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Part 1 RTF version - Law_ Health Policy _ Disability Center

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Part 1 RTF version - Law_ Health Policy _ Disability Center Powered By Docstoc
					Techniques for Creating Accessible, Closed Captioned
                 Web-Based Video
                         California State University - Northridge
                            21st Annual International Technology and
                              Persons with Disabilities Conference

                                       Los Angeles, California
                                          March 22, 2006

                    http://disability.law.uiowa.edu/lhpdc/publications/kleinpubs.html

                                       Interactive
 Who are you?
 Why are you here?
 What would you like to know?
 What are your expectations from this workshop?

                                         Overview
 Introduction to accessible web-based                   video
 Compression
 Captioning (activity)
 (Break?)
 QuickTime  (activity)
 Windows Media Player (activity)
 Our Flash player (activity)
 Embedding content in a web page

                                     Introduction
   Law, Health Policy & Disability Center




Grant-funded research, technical support, & training

                                       Our Needs
   Provide accessible web-based training
     Quality video with high quality audio
     Closed captions
     Transcripts
     Supporting documents (PowerPoints, Handouts, etc.)
   Different formats (QuickTime, Windows Media Player, Flash)
   Efficient production, development, and deployment
   Frustrated with “player wars”

                                     Our Video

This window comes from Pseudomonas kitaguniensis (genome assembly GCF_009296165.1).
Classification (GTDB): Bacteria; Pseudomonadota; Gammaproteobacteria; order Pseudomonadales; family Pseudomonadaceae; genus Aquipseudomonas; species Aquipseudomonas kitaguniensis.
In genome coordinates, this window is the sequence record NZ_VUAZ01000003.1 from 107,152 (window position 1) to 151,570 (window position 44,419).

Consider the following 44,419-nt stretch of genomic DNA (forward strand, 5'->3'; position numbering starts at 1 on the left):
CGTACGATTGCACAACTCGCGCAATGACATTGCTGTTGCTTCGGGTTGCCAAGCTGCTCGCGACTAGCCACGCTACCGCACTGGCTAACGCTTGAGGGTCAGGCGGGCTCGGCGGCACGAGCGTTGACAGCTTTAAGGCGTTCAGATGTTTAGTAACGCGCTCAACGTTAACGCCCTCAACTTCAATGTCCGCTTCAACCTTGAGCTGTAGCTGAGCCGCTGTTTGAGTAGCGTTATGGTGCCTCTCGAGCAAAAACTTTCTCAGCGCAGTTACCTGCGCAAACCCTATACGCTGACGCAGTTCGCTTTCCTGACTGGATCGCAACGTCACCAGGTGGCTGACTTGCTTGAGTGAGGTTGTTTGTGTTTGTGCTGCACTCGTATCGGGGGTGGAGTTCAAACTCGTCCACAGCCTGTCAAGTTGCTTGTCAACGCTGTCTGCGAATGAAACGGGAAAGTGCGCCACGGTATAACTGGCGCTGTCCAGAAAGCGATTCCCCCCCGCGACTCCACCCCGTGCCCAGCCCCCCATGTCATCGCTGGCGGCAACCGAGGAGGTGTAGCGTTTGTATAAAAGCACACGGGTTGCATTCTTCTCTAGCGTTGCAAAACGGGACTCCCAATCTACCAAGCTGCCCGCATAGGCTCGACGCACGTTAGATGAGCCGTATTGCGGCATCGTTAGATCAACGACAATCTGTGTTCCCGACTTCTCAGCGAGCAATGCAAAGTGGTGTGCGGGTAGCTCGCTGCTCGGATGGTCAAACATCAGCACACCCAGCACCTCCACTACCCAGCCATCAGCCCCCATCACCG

   http://disability.law.uiowa.edu/dpn/video/dpn_112004/dpn_112004_index.html
   Nearly 100 hours of online video for training
   Mostly talking heads
   Characteristics (user choice)
     Start with Flash
     Links to different players
     Uncaptioned versions
     Embedded vs. Standalone players
     Automatic play vs. press a key to start
     Resizable Players
     Surrounding metadata, transcript, supporting documents




                                        Players
 QuickTime
 Windows Media          Player
 Flash Player

                              The Technologies
 Clients and servers
 Plugins or whatever
 Downloading
 Embedding video         in web pages
 Captioning
 Flash

                              Clients vs. Servers
                                    Server
 Server
     Stores HTML, video, caption text, other files
     Files can be stored on different servers
 Files
     HTML page
     Video file
     Caption text file
     Combining file
     Supporting files (transcript, handouts, PowerPoint)

                                            Client
 Displays HTML in            browser
 Launches players
 Assembles and displays the pieces
     Video
     Caption text
     Video player and its controls
     HTML and surrounding content



                             Client View
                      Embedded Captioned Video
                       Captioning Technologies
   XML
       Extensible Markup Language
   SMIL
       Synchronized Multimedia Integration Language
   SAMI
       Microsoft® Synchronized Accessible Media Interchange
   QuickTime caption file
       Apple
   Flash
       Macromedia
                        Creating Accessible Video
   Basic usability
   Start with video / audio of highest possible quality
   Acquire secondary audio source and/or CART (real-time caption) file if possible
   Capture, edit and compress video
       3 output formats: .mov, .wmv, and .flv
   Attention to first frame
     Black
     Titling
                       Video Compression Examples
 See “Compare compression                      methods” link on CD index.html file.
     Copy CD to desktop (hold down Option key and drag CD icon to a space on